8  See In re Brown, 244 B.R. 603, 607 (Bankr. W.D. Va. 2000) (“As a general matter the debtor has the burden ‘to prove that a proposed plan complies with Chapter 13.’ . . . The burden is by a preponderance of the evidence, not by a ‘clear and convincing’ evidentiary standard.”); In re Selden, 116 B.R. 232, 234 (Bankr. D. Or. 1990) (Although the burden of proving good faith if challenged, rests upon the debtor, the formulation of this burden of proof as “especially heavy” in Fidelity Casualty Co. of New York v. Warren (In re Warren), 89 B.R. 87 (B.A.P. 9th Cir. 1988), is in error. “If Congress intended debtors to have an ‘especially heavy’ burden in establishing good faith in Chapter 13 cases, then a finding of good faith would not be pro forma in the absence of evidence indicating bad faith.”), aff’d, 121 B.R. 59 (D. Or. 1990).

 

9  Compare 11 U.S.C. § 707(b) (“There shall be a presumption.”).

 

10  See § 219.1 [ Standing to Object ] § 116.1  Standing to Object.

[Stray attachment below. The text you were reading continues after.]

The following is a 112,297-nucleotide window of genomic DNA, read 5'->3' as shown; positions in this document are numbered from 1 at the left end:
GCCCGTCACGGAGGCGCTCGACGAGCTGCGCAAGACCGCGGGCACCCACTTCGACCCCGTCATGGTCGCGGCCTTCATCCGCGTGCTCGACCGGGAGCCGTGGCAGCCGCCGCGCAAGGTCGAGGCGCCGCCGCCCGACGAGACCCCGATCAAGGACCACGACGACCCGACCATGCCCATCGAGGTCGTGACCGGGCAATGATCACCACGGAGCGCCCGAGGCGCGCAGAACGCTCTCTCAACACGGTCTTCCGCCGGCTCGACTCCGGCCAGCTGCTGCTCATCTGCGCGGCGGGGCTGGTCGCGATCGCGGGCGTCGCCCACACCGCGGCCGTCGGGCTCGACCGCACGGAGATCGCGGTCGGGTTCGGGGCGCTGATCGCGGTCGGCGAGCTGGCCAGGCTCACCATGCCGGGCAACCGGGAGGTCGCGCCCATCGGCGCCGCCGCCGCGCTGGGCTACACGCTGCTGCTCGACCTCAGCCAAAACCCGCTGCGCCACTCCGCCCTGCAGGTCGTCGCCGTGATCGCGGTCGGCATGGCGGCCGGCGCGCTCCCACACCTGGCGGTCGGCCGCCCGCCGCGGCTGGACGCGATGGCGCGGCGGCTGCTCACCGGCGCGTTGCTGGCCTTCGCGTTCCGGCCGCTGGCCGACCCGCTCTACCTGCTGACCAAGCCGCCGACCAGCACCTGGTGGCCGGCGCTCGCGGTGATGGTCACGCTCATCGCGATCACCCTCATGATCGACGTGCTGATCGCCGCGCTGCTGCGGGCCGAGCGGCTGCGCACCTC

11  See, e.g., Fidelity & Cas. Co. v. Warren (In re Warren), 89 B.R. 87, 91 (B.A.P. 9th Cir. 1988) (Although (former) Bankruptcy Rule 3020(b)(2) states that the court “may” find that a Chapter 13 plan was filed in good faith without receiving evidence, when there is an objection to confirmation on good-faith grounds, debtor bears the burden of proof to present “more than bare presentation of the plan and provision for payment.”); In re Waldman, 88 B.R. 59, 61 (E.D. Pa. 1988) (“As the Third Circuit held in In re Hines, 723 F.2d 333, 334–35 (3d Cir. 1983), Chapter 13 debtors do not have an affirmative burden, beyond the showing made in the report of the standing trustee, to show that their reorganization plan, which provides for only nominal payments to unsecured creditors, was filed in good faith.”); In re Henricksen, 131 B.R. 467 (Bankr. N.D. Okla. 1991) (Bankruptcy court has an independent duty to determine whether a Chapter 13 plan has been proposed in good faith, notwithstanding the absence of an objection to confirmation. Absent objection, “‘the court may determine that the plan has been proposed in good faith . . . without receiving evidence on such issue.’ . . . This discretionary procedural option does not relieve the debtors from their duty of proposing a plan in good faith or the court from its responsibility of enforcing the requirement of 11 U.S.C. § 1325(a)(3).”); In re Castello, 127 B.R. 257 (Bankr. D. Or. 1991) (On remand, “[a] debtor in a Chapter 13 has the burden of showing that the plan is in ‘good faith.’ . . . It is not the burden of a creditor to show ‘bad faith.’ But this does not mean that the court must consider evidence not presented by the parties or that the debtor must present evidence to disprove a negative by anticipating arguments which might be, but have not been made, by the creditor. . . . In the absence of any suggestion, let alone any evidence, that a plan is in bad faith, the debtor’s burden to show good faith is fulfilled by the filing of a Chapter 13 statement under oath and the filing of a plan which, on its face, . . . appears to comply with the provisions of §§ 1322 and 1325. There is no need for the debtor to present other evidence of good faith. . . . If objections are timely filed, the court need only consider evidence relevant to the grounds asserted in the objections.”); In re Selden, 116 B.R. 232, 234 (Bankr. D. Or.), aff’d, 121 B.R. 59 (D. Or. 1990) (Although the burden of proving good faith, if challenged, rests upon debtor, the formulation of this burden of proof as “especially heavy” in Fidelity & Casualty Co. v. Warren (In re Warren), 89 B.R. 87, 91 (B.A.P. 9th Cir. 1988), is in error. “If Congress intended debtors to have an ‘especially heavy’ burden in establishing good faith in Chapter 13 cases, then a finding of good faith would not be pro forma in the absence of evidence indicating bad faith.”); In re Belt, 106 B.R. 553 (Bankr. N.D. Ind. 1989) (Once debtor’s good faith has been questioned, debtor has the burden to establish good faith. However, when the standing trustee reports to the court that the debtor has proposed the plan in good faith, the debtor need not introduce affirmative evidence, and instead, the burden of going forward shifts to the objector to show evidence that the plan was not proposed in good faith.).